However, in 2020, the arrival of the COVID pandemic was a significant brake on development, which was paralyzed until 2021. In that year we finished the last adjustments to the container, but we still had to finalize two important things: the content of the amniotic sac and a membrane that imitated the abdomen of the pregnant woman and replaced the animal sample, preserving the necessary echogenicity properties. We have achieved the first through collaboration with Luis Orantes, from the company Factoría de Patologías: Luis has designed two fetuses for us in an echogenic material that mimic a gestation of 12 and 15 weeks, respectively, which make the simulation environment more realistic. The second, fundamental for the implementation of an efficient and useful model in daily practice, we have achieved through collaboration with Jacinto Salas Cortés, from the company BIOTME.

The material he has designed perfectly simulates the abdominal tissue of the pregnant patient, so that learning how to guide the puncture needle with the help of the ultrasound probe becomes as real an experience as when it is performed with an animal sample or with the patient herself, but with the advantage of not having to prepare the sample in advance,. that is, a simulation session can be improvised in the consultation itself, because everything necessary is included in the simulator. All you need is an ultrasound machine and time available to simulate.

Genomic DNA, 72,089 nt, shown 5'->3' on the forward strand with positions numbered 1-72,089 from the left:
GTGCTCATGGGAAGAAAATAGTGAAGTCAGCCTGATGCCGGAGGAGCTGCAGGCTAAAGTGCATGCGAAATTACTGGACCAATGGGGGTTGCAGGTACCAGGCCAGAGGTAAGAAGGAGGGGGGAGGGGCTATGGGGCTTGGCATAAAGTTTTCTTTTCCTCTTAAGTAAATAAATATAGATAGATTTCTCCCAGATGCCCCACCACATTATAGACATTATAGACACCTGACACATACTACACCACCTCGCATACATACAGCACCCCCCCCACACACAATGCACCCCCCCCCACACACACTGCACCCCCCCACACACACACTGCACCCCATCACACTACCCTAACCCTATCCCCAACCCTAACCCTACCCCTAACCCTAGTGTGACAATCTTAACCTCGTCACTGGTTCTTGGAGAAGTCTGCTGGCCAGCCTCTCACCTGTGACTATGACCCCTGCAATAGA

When one is immersed in this process, sometimes doubts arise as to whether we are going on the right path. In 2022, resuming the trajectory interrupted by the pandemic, the Spanish Patent and Trademark Office nominated us for the Best Invention Protected by Intellectual Property Awards. We were finalists, and this has been a great reinforcement when it comes to thinking that we are heading in the right direction.

TECU Simulator will be available for commercialization in October 2022. We hope that it can make a positive contribution to the training of doctors and the safety of patients and their pregnancy.

Other authors: Jose Carlos Tejedor Lorenzo

Leave a Reply

Join our newsletter

All the sim news, straight to your inbox.
Receive monthly the best research, innovations and stories on healthcare simulation

Join our newsletter